pg 230 – Yet, this is by far the single most common and influential claim about the experience of trauma: that it destroys the trauma victim’s ability to narratively account for his or her experience. In this modal account, the trauma victim cannot offer a coherent explanation of the experience that has rendered him or her traumatized. ‘‘Coherent’’ is generally defined as producing a story with a beginning, middle, and end, one in which the narrator does not imagine that he or she is experiencing the trauma at the moment he or she is recounting it.
pg 230 – Trauma and forgiveness are both about rage, a subject that gets mentioned infrequently when talking about either. Why is this rage so difficult to know? Because coming too close to this rage seems to risk self-destruction.
Ame´ry (1980, 68) wrote that ‘‘it did not escape me that ressentiment is not only an unnatural but also a logically inconsistent condition [Zustand]. It nails everyone of us onto the cross of his ruined past.’’ Sometimes called the Zustand passage, it reveals ressentiment to be a violent occupation of the will and the time sense of the person. The result is to so preoccupy Ame´ry with the wish to undo the past, and the equally impossible wish that his tormentors would wish this as much as he, that there is no exit to the future. A future that Ame´ry called the genuinely human dimension (1980, 68).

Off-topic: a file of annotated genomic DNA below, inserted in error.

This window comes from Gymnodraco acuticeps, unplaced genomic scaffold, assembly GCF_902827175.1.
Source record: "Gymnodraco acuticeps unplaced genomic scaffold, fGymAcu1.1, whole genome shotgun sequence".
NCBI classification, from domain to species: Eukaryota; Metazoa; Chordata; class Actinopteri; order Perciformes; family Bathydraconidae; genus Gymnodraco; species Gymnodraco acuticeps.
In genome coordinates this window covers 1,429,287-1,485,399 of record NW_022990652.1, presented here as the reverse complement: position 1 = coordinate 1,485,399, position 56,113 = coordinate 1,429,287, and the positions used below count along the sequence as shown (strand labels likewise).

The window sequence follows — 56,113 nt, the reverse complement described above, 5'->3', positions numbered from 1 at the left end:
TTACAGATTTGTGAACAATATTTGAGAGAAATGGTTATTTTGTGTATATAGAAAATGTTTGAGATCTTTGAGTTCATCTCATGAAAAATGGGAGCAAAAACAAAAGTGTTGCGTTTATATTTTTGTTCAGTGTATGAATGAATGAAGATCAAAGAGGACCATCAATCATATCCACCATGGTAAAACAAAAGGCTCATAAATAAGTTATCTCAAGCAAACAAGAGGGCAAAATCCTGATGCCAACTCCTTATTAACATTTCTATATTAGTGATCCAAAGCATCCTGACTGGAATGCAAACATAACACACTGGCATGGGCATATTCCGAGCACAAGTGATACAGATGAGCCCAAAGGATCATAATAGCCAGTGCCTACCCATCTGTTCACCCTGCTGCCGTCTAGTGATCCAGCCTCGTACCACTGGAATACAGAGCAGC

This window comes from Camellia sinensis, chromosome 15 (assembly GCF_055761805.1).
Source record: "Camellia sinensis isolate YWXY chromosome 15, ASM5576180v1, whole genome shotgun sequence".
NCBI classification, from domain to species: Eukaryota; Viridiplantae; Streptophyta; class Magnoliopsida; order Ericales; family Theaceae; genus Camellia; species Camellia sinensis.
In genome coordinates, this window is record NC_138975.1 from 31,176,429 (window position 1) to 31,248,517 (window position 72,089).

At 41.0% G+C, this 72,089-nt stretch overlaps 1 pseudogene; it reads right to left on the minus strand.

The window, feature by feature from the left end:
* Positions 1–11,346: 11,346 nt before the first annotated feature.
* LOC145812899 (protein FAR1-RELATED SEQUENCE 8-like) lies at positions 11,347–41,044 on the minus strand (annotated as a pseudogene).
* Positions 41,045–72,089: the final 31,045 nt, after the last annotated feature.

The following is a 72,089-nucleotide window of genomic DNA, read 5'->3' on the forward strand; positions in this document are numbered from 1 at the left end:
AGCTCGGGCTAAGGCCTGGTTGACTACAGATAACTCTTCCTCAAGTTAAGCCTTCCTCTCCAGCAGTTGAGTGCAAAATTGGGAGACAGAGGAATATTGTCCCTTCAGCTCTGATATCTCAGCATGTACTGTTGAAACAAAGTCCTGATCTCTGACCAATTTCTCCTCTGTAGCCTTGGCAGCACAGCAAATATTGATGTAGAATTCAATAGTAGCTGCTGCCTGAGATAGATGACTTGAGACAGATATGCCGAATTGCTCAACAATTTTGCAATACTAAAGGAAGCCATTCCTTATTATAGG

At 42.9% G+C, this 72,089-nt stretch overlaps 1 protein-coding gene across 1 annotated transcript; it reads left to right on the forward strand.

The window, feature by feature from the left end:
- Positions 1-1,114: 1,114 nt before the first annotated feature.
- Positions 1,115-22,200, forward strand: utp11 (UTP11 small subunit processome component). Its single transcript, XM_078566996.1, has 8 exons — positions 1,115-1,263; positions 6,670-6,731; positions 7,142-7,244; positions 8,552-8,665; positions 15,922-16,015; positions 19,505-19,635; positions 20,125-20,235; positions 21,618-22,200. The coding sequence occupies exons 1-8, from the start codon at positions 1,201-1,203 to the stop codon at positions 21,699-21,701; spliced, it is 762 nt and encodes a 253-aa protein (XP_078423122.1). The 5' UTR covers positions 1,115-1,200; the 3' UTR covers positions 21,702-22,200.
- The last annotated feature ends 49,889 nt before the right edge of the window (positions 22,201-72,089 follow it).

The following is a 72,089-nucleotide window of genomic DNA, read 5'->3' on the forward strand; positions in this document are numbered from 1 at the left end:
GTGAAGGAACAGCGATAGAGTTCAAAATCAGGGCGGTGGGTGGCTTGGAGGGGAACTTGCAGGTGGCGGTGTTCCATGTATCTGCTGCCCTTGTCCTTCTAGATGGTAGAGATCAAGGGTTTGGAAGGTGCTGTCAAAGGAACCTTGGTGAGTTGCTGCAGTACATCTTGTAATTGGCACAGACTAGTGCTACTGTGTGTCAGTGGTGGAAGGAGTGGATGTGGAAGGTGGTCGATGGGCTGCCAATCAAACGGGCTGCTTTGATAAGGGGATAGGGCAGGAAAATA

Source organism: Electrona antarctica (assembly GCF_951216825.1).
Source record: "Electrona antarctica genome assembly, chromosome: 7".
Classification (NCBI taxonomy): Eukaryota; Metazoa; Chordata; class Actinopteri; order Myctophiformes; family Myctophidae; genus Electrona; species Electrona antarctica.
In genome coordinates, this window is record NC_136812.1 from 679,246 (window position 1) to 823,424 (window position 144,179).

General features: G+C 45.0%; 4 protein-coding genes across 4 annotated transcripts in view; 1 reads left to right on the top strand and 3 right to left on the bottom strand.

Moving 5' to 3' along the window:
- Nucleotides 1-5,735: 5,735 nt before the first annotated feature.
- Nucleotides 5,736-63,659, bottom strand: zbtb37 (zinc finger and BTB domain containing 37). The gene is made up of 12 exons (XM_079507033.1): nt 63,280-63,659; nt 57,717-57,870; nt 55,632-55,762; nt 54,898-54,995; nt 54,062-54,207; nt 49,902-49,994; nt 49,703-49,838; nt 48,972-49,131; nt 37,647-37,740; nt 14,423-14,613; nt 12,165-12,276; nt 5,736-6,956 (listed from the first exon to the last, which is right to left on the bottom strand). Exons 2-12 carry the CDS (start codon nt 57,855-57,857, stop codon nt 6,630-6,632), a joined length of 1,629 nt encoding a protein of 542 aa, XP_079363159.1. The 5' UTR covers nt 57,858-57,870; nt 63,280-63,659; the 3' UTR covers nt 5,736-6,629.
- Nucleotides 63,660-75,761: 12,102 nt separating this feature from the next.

pg 232 – The sources of ressentiment for Ame´ry are not entirely clear. Sometimes Ame´ry wrote as if his ressentiment began only a couple of years after the war, when he became aware that the Germans were trying to overcome their past by ignoring it, forgiving themselves, and moving on, looking only to the future. His ressentiment, a clinging to the insults and injuries of the past, was a protest against a new Germany that acted as if the Holocaust had not happened, or had happened a long time ago, and it was time to move on. Germans call this Vergangenheitsbewältigung.
PG 233 – In Ame´ry’s history of victims and executioners there is a moment in which a tiny utopian crack opens, and the light of reparation comes through. It is a light of an impossible wholeness. Not just because time can never be erased, but because even when they both deeply regret the past, victims and offenders can never see the world, and want the same thing in the same way
PG 234 – Edith wanted, I believe, that her tormentors understand her suffering as she understood it, and the only way that could happen is if they felt the same thing, for hers was a suffering beyond words. This is what Ame´ry meant when he said he couldn’t explain the experience of torture without inflicting it on others, which would be immoral